Here's a question, and not a rhetorical one.
This column in yesterday's Post says that FEMA is being "systematically downgraded and all but dismantled by the Department of Homeland Security." Later it says: "This year it was announced that FEMA is to 'officially' lose the disaster preparedness function that it has had since its creation. The move is a death blow to an agency that was already on life support. In fact, FEMA employees have been directed not to become involved in disaster preparedness functions, since a new directorate (yet to be established) will have that mission."
It's a revealing piece. So, by all means, read the whole thing. Also see this much-linked article in Editor & Publisher by Will Bunch, which explores this and related issues.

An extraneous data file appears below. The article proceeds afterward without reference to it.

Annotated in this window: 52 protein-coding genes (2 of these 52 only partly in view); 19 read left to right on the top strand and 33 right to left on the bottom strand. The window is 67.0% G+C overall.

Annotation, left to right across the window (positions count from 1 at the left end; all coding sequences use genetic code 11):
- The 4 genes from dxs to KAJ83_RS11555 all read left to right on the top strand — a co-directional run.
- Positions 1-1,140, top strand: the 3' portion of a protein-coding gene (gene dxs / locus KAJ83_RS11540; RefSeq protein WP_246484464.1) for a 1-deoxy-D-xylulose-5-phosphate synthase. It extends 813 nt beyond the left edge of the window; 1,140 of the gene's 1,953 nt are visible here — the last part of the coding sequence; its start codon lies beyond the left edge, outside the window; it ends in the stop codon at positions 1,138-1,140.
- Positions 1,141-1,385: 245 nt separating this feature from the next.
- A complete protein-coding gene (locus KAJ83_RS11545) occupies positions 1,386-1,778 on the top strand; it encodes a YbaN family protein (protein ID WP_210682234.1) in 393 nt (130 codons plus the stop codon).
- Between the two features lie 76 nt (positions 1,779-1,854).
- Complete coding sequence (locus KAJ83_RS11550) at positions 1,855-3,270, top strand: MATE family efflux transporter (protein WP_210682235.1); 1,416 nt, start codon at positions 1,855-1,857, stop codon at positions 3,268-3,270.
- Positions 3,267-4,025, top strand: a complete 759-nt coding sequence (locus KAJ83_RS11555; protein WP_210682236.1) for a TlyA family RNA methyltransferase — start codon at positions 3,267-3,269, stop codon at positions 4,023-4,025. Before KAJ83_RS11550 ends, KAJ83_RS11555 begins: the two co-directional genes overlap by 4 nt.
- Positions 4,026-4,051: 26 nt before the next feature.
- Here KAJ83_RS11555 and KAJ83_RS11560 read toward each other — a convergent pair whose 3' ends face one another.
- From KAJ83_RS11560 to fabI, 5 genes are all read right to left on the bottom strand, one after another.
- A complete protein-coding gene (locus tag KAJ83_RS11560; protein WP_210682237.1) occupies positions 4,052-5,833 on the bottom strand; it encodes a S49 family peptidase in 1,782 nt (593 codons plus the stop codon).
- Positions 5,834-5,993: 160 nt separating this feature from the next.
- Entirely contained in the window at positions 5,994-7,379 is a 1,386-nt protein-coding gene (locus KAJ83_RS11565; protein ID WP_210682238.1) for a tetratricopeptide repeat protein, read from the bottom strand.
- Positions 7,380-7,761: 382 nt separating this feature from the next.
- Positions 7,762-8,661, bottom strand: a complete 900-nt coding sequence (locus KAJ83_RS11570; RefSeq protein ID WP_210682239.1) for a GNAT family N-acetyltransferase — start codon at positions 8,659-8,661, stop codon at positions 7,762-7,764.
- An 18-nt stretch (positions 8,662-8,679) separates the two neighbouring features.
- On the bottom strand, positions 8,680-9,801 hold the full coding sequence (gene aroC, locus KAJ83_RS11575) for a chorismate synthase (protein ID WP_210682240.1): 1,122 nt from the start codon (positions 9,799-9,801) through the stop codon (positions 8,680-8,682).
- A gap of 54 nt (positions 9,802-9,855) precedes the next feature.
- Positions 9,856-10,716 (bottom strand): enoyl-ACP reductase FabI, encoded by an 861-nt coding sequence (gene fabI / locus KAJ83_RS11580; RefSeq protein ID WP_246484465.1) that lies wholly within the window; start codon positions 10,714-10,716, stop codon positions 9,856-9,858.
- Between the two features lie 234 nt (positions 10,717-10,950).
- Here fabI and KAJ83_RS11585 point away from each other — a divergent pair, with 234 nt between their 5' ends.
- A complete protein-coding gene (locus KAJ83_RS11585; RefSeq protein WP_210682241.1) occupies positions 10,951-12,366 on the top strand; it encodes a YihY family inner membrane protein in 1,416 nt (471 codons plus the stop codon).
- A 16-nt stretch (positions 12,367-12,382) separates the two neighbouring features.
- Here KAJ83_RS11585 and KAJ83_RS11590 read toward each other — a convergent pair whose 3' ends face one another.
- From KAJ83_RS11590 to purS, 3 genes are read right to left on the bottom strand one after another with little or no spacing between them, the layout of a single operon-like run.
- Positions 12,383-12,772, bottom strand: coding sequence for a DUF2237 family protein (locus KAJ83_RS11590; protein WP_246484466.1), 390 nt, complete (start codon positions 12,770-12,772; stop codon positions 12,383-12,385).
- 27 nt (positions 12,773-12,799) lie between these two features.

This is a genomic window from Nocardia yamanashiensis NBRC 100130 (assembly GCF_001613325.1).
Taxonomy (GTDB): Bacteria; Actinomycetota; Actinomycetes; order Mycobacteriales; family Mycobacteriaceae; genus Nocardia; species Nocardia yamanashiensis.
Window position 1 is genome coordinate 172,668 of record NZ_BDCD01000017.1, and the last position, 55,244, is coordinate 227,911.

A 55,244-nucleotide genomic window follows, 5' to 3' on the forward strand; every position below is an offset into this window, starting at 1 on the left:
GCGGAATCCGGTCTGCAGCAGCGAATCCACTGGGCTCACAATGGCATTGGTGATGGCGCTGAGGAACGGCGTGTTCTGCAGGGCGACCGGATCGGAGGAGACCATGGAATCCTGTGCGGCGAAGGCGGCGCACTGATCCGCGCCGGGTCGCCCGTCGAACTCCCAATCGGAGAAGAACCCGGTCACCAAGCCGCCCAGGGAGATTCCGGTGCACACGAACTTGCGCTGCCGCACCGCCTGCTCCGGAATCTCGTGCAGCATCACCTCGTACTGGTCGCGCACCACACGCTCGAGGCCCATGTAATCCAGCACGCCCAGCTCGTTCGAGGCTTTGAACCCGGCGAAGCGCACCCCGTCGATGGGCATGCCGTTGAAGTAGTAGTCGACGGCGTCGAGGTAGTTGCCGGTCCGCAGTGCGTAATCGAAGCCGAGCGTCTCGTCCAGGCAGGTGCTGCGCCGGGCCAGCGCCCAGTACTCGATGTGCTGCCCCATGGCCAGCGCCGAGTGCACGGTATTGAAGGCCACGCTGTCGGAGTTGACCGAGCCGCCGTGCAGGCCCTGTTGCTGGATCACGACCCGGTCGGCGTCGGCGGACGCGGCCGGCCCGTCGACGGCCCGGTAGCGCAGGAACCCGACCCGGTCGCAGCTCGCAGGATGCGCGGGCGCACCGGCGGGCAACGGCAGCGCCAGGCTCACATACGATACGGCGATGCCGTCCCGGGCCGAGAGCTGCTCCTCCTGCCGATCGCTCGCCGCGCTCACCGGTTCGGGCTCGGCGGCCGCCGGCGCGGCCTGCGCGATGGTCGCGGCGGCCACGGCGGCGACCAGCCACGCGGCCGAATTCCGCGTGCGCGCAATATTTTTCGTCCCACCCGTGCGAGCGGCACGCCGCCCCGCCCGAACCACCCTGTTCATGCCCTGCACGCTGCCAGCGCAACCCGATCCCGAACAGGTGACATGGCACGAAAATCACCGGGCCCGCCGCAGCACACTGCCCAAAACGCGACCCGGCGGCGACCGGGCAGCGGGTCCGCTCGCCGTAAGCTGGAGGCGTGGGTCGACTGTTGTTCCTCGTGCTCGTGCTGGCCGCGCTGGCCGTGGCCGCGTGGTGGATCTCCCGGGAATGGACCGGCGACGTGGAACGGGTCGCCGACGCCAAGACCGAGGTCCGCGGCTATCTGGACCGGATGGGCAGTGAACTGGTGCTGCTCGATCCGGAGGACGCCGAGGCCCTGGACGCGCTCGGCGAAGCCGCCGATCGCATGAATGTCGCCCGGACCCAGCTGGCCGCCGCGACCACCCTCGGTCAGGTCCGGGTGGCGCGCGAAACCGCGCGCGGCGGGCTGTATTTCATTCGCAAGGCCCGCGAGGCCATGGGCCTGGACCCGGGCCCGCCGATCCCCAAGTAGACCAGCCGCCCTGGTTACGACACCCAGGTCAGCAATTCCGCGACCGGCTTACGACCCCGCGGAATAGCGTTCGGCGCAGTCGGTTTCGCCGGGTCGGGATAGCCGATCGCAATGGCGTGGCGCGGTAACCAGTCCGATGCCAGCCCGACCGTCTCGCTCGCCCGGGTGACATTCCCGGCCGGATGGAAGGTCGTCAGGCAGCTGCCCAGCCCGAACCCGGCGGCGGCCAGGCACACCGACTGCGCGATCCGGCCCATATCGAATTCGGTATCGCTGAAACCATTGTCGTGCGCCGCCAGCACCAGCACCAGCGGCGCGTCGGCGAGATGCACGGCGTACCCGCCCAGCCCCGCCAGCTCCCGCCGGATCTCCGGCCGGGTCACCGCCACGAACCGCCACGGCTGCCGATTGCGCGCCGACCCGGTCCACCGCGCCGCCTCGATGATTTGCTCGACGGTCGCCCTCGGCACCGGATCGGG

But back to my question, which is, how was the chain of command for dealing with natural disasters and the operational ability of FEMA different last week than it was exactly four years ago (not an arbitrary number, since 9/11 led to many of the institutional changes in question) or eight years ago? There's no magic of course in those four capital letters. If FEMA and its responsibilities are being replaced by something else, then let's put that in the mix too. Nor should we forget that at least the concept, if not the execution, of consolidating various agencies into a new Department of Homeland Security had broad bipartisan support.
I'm not looking for rants. I'd like to get information that is as concrete and specific as possible. If you've seen an article that lays it out well, let me know. If you have expertise in this issue, I'd very much like to hear from you.
I've set up a thread here to discuss this. But if you have specific information I'd greatly appreciate if you can contact me directly as well.